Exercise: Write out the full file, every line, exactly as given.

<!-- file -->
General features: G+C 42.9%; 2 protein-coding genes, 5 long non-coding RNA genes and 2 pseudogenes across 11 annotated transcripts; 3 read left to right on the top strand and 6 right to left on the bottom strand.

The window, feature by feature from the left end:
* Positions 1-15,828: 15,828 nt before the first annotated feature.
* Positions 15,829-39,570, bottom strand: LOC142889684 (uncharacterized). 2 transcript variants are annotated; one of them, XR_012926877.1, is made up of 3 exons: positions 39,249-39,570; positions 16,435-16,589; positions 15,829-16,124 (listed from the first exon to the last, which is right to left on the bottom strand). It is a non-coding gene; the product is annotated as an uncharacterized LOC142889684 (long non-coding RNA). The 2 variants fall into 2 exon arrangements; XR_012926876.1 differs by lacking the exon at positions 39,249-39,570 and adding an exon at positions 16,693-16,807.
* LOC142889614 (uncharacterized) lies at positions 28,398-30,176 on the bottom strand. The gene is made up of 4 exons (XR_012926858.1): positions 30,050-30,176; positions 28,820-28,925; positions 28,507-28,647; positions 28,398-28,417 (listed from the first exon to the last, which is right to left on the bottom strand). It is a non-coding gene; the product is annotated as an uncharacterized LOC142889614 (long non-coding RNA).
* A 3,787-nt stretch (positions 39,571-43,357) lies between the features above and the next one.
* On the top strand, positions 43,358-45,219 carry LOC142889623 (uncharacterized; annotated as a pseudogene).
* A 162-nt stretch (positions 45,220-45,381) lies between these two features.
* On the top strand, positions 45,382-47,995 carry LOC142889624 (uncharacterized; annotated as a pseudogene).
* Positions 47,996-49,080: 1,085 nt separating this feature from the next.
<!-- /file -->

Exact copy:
General features: G+C 42.9%; 2 protein-coding genes, 5 long non-coding RNA genes and 2 pseudogenes across 11 annotated transcripts; 3 read left to right on the top strand and 6 right to left on the bottom strand.

The window, feature by feature from the left end:
* Positions 1-15,828: 15,828 nt before the first annotated feature.
* Positions 15,829-39,570, bottom strand: LOC142889684 (uncharacterized). 2 transcript variants are annotated; one of them, XR_012926877.1, is made up of 3 exons: positions 39,249-39,570; positions 16,435-16,589; positions 15,829-16,124 (listed from the first exon to the last, which is right to left on the bottom strand). It is a non-coding gene; the product is annotated as an uncharacterized LOC142889684 (long non-coding RNA). The 2 variants fall into 2 exon arrangements; XR_012926876.1 differs by lacking the exon at positions 39,249-39,570 and adding an exon at positions 16,693-16,807.
* LOC142889614 (uncharacterized) lies at positions 28,398-30,176 on the bottom strand. The gene is made up of 4 exons (XR_012926858.1): positions 30,050-30,176; positions 28,820-28,925; positions 28,507-28,647; positions 28,398-28,417 (listed from the first exon to the last, which is right to left on the bottom strand). It is a non-coding gene; the product is annotated as an uncharacterized LOC142889614 (long non-coding RNA).
* A 3,787-nt stretch (positions 39,571-43,357) lies between the features above and the next one.
* On the top strand, positions 43,358-45,219 carry LOC142889623 (uncharacterized; annotated as a pseudogene).
* A 162-nt stretch (positions 45,220-45,381) lies between these two features.
* On the top strand, positions 45,382-47,995 carry LOC142889624 (uncharacterized; annotated as a pseudogene).
* Positions 47,996-49,080: 1,085 nt separating this feature from the next.